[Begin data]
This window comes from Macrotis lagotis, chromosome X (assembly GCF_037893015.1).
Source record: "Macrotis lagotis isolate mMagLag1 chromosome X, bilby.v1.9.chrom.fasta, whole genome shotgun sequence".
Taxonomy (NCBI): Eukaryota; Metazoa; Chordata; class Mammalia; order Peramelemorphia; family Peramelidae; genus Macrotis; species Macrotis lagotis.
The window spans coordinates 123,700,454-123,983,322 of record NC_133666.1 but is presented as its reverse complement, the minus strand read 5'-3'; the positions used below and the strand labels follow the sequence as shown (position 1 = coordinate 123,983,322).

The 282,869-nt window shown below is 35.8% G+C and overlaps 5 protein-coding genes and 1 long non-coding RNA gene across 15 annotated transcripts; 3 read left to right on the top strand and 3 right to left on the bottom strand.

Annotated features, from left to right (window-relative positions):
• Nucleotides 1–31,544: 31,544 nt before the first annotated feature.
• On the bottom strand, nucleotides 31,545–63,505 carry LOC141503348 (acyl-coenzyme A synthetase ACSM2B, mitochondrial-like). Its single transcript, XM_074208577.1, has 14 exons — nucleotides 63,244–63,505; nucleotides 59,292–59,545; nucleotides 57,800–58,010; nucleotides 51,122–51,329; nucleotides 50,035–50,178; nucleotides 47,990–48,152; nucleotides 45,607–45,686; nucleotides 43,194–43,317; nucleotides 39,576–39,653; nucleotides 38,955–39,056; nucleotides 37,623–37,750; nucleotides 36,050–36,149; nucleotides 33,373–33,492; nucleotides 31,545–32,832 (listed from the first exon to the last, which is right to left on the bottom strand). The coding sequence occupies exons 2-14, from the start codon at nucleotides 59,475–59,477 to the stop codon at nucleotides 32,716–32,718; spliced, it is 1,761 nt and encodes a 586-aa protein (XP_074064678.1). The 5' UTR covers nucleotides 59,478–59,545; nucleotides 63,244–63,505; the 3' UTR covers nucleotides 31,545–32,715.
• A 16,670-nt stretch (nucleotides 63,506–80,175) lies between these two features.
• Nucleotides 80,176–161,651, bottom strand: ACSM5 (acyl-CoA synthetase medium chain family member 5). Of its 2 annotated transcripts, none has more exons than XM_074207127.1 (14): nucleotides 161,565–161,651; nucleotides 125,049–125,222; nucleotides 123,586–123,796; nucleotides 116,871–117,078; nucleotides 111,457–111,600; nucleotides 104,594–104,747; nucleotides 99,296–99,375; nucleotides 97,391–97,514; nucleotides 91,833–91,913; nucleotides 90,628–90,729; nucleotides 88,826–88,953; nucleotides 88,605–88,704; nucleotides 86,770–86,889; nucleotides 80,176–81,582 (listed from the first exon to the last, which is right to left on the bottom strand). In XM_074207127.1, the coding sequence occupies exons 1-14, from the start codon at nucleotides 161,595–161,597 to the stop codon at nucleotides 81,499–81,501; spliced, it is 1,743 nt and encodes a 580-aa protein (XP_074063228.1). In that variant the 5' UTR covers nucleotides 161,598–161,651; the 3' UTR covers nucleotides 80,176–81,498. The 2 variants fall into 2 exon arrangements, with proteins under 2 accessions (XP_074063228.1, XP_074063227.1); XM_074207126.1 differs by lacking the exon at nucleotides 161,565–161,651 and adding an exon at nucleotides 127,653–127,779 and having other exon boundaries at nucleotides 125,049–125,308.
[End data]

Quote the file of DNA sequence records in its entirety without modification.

This window comes from Macrotis lagotis, chromosome X (assembly GCF_037893015.1).
Source record: "Macrotis lagotis isolate mMagLag1 chromosome X, bilby.v1.9.chrom.fasta, whole genome shotgun sequence".
Taxonomy (NCBI): Eukaryota; Metazoa; Chordata; class Mammalia; order Peramelemorphia; family Peramelidae; genus Macrotis; species Macrotis lagotis.
The window spans coordinates 123,700,454-123,983,322 of record NC_133666.1 but is presented as its reverse complement, the minus strand read 5'-3'; the positions used below and the strand labels follow the sequence as shown (position 1 = coordinate 123,983,322).

The 282,869-nt window shown below is 35.8% G+C and overlaps 5 protein-coding genes and 1 long non-coding RNA gene across 15 annotated transcripts; 3 read left to right on the top strand and 3 right to left on the bottom strand.

Annotated features, from left to right (window-relative positions):
• Nucleotides 1–31,544: 31,544 nt before the first annotated feature.
• On the bottom strand, nucleotides 31,545–63,505 carry LOC141503348 (acyl-coenzyme A synthetase ACSM2B, mitochondrial-like). Its single transcript, XM_074208577.1, has 14 exons — nucleotides 63,244–63,505; nucleotides 59,292–59,545; nucleotides 57,800–58,010; nucleotides 51,122–51,329; nucleotides 50,035–50,178; nucleotides 47,990–48,152; nucleotides 45,607–45,686; nucleotides 43,194–43,317; nucleotides 39,576–39,653; nucleotides 38,955–39,056; nucleotides 37,623–37,750; nucleotides 36,050–36,149; nucleotides 33,373–33,492; nucleotides 31,545–32,832 (listed from the first exon to the last, which is right to left on the bottom strand). The coding sequence occupies exons 2-14, from the start codon at nucleotides 59,475–59,477 to the stop codon at nucleotides 32,716–32,718; spliced, it is 1,761 nt and encodes a 586-aa protein (XP_074064678.1). The 5' UTR covers nucleotides 59,478–59,545; nucleotides 63,244–63,505; the 3' UTR covers nucleotides 31,545–32,715.
• A 16,670-nt stretch (nucleotides 63,506–80,175) lies between these two features.
• Nucleotides 80,176–161,651, bottom strand: ACSM5 (acyl-CoA synthetase medium chain family member 5). Of its 2 annotated transcripts, none has more exons than XM_074207127.1 (14): nucleotides 161,565–161,651; nucleotides 125,049–125,222; nucleotides 123,586–123,796; nucleotides 116,871–117,078; nucleotides 111,457–111,600; nucleotides 104,594–104,747; nucleotides 99,296–99,375; nucleotides 97,391–97,514; nucleotides 91,833–91,913; nucleotides 90,628–90,729; nucleotides 88,826–88,953; nucleotides 88,605–88,704; nucleotides 86,770–86,889; nucleotides 80,176–81,582 (listed from the first exon to the last, which is right to left on the bottom strand). In XM_074207127.1, the coding sequence occupies exons 1-14, from the start codon at nucleotides 161,595–161,597 to the stop codon at nucleotides 81,499–81,501; spliced, it is 1,743 nt and encodes a 580-aa protein (XP_074063228.1). In that variant the 5' UTR covers nucleotides 161,598–161,651; the 3' UTR covers nucleotides 80,176–81,498. The 2 variants fall into 2 exon arrangements, with proteins under 2 accessions (XP_074063228.1, XP_074063227.1); XM_074207126.1 differs by lacking the exon at nucleotides 161,565–161,651 and adding an exon at nucleotides 127,653–127,779 and having other exon boundaries at nucleotides 125,049–125,308.